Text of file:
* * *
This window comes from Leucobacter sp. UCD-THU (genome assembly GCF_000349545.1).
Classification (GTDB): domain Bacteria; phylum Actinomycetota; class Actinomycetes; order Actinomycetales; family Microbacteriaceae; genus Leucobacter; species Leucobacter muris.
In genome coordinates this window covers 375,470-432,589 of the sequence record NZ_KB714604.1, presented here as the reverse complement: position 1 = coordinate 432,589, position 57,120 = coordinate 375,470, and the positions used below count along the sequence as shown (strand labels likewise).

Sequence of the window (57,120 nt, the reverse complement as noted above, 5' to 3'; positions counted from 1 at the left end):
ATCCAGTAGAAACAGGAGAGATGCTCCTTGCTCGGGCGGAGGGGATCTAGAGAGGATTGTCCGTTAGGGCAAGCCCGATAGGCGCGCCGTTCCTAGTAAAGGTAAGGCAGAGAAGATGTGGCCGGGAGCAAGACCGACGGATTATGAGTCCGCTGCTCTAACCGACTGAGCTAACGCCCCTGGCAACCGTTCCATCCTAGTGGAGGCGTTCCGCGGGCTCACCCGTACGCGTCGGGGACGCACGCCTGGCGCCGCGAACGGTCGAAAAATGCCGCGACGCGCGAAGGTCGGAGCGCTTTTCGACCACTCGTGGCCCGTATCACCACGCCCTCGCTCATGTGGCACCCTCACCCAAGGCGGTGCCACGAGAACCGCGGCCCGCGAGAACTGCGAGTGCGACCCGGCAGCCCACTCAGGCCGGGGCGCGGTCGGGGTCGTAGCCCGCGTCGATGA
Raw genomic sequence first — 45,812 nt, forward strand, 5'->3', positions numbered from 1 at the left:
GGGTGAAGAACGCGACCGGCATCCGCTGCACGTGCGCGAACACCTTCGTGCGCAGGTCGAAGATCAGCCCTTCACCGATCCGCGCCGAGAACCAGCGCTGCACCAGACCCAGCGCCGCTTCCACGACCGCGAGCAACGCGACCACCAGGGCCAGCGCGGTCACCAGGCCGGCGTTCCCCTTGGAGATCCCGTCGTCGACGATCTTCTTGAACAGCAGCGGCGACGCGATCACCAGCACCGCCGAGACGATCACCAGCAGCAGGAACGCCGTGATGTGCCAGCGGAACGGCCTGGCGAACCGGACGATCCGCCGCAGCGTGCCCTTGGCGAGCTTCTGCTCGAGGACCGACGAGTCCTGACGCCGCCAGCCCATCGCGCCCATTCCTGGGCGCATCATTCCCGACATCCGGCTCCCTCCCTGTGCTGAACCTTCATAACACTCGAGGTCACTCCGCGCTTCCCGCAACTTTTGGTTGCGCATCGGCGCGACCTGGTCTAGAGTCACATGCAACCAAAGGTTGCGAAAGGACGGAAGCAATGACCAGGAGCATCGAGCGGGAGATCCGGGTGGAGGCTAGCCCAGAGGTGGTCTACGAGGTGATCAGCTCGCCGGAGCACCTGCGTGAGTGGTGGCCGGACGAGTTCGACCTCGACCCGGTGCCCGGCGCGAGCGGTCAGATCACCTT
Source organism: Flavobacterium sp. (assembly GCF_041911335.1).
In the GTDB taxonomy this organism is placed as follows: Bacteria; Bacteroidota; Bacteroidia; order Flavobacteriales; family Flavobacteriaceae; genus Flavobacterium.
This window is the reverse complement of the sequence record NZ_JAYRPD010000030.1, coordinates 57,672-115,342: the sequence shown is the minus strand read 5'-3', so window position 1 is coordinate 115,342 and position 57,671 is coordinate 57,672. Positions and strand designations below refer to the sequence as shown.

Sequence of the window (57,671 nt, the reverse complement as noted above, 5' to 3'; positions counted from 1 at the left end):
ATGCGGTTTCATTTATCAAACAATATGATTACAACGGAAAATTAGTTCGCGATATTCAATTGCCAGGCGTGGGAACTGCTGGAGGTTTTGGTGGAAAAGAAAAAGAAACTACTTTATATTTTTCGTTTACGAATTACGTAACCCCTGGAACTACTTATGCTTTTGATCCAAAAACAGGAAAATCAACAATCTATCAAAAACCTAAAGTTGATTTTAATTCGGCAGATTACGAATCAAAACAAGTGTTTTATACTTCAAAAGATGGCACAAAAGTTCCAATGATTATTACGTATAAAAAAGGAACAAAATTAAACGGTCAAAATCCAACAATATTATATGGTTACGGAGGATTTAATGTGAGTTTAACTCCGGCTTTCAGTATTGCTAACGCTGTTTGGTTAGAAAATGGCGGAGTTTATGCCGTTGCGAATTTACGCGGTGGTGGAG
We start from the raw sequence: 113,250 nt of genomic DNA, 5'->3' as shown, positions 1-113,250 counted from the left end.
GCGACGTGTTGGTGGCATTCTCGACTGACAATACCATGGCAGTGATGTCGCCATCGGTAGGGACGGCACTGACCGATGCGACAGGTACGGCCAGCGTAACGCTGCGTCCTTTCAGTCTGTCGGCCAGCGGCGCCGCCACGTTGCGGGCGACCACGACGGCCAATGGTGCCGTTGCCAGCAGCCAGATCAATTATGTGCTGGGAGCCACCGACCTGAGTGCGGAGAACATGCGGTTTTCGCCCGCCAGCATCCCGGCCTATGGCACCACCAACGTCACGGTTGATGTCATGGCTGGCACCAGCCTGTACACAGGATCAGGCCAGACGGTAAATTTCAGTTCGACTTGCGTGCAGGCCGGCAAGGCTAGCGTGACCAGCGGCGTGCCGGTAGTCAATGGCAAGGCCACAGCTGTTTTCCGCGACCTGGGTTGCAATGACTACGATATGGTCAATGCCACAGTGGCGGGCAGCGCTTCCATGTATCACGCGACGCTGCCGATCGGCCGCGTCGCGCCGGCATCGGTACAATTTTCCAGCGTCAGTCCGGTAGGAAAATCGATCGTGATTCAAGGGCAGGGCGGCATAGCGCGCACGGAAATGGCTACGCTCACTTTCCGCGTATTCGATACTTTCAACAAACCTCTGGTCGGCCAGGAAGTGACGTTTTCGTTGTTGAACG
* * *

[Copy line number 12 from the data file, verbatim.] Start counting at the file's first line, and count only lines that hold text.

ATGCGGTTTCATTTATCAAACAATATGATTACAACGGAAAATTAGTTCGCGATATTCAATTGCCAGGCGTGGGAACTGCTGGAGGTTTTGGTGGAAAAGAAAAAGAAACTACTTTATATTTTTCGTTTACGAATTACGTAACCCCTGGAACTACTTATGCTTTTGATCCAAAAACAGGAAAATCAACAATCTATCAAAAACCTAAAGTTGATTTTAATTCGGCAGATTACGAATCAAAACAAGTGTTTTATACTTCAAAAGATGGCACAAAAGTTCCAATGATTATTACGTATAAAAAAGGAACAAAATTAAACGGTCAAAATCCAACAATATTATATGGTTACGGAGGATTTAATGTGAGTTTAACTCCGGCTTTCAGTATTGCTAACGCTGTTTGGTTAGAAAATGGCGGAGTTTATGCCGTTGCGAATTTACGCGGTGGTGGAG